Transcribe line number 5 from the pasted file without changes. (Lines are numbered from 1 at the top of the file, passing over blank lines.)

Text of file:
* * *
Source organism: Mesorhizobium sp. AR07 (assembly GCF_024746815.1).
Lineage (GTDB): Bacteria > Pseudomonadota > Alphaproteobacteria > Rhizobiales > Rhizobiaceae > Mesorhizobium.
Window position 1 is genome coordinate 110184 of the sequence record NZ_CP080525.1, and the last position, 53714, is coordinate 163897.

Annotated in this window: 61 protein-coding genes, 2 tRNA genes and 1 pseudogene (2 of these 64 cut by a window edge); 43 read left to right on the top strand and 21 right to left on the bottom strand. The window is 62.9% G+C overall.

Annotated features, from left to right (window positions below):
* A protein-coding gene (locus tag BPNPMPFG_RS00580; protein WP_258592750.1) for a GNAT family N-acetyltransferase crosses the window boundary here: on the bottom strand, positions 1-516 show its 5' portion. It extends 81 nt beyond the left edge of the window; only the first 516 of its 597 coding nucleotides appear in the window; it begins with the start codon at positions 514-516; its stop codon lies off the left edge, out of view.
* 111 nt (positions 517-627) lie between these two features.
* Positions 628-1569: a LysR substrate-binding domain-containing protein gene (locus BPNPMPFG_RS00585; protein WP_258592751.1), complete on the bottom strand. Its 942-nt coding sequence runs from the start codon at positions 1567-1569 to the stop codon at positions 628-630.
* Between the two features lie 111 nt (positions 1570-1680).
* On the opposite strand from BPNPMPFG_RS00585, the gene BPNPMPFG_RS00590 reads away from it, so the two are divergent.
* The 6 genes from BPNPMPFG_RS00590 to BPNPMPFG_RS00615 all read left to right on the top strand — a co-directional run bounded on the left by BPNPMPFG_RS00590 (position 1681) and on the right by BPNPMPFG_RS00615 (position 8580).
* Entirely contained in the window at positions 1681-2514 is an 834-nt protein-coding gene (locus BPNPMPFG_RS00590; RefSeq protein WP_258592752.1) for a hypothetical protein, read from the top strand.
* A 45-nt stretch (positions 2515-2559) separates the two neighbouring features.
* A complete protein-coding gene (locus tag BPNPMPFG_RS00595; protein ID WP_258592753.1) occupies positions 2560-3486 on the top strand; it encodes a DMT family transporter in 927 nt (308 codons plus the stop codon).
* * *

Annotated features, from left to right (window positions below):